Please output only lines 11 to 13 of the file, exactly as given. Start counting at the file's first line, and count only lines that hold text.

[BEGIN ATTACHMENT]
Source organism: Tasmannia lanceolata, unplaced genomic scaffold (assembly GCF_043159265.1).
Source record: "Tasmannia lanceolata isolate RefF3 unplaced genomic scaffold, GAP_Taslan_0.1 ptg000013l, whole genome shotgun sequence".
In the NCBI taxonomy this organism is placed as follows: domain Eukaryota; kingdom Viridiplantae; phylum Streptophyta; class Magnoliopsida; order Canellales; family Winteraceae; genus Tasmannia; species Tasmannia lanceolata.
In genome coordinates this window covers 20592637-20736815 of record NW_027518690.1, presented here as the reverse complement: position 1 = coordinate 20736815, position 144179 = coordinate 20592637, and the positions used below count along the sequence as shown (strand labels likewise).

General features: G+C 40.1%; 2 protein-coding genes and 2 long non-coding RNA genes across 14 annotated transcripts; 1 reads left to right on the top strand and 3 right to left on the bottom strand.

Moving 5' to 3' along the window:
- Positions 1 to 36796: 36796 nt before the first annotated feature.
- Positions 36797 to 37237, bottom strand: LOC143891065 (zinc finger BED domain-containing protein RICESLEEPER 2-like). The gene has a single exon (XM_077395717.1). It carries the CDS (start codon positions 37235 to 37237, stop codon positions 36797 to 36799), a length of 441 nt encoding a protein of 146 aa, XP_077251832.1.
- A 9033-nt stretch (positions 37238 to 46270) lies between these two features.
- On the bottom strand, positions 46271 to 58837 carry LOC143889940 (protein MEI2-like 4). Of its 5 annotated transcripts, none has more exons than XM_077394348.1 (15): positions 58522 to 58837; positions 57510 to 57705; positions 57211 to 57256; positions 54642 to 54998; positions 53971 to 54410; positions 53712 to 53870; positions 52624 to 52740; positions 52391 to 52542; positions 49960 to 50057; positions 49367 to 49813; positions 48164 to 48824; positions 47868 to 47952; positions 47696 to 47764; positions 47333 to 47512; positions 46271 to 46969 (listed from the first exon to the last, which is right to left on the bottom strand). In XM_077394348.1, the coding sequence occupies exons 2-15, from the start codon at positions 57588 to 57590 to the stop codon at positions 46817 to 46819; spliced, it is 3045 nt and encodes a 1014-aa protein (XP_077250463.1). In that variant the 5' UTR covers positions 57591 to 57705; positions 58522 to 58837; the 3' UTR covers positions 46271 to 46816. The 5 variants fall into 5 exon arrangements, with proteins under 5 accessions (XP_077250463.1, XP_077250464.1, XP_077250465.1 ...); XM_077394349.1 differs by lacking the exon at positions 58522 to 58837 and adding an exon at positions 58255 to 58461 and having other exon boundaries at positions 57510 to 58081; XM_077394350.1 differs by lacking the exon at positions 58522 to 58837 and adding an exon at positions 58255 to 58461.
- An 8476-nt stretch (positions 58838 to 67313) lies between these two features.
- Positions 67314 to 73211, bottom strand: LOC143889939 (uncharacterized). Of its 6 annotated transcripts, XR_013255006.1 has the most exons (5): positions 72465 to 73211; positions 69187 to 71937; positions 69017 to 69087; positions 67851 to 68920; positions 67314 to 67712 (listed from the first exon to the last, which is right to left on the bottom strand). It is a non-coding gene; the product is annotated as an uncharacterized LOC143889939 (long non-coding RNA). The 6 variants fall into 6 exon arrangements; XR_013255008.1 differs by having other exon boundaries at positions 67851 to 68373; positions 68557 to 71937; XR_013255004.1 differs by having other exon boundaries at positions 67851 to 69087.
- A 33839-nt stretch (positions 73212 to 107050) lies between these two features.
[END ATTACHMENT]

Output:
- An 8476-nt stretch (positions 58838 to 67313) lies between these two features.
- Positions 67314 to 73211, bottom strand: LOC143889939 (uncharacterized). Of its 6 annotated transcripts, XR_013255006.1 has the most exons (5): positions 72465 to 73211; positions 69187 to 71937; positions 69017 to 69087; positions 67851 to 68920; positions 67314 to 67712 (listed from the first exon to the last, which is right to left on the bottom strand). It is a non-coding gene; the product is annotated as an uncharacterized LOC143889939 (long non-coding RNA). The 6 variants fall into 6 exon arrangements; XR_013255008.1 differs by having other exon boundaries at positions 67851 to 68373; positions 68557 to 71937; XR_013255004.1 differs by having other exon boundaries at positions 67851 to 69087.
- A 33839-nt stretch (positions 73212 to 107050) lies between these two features.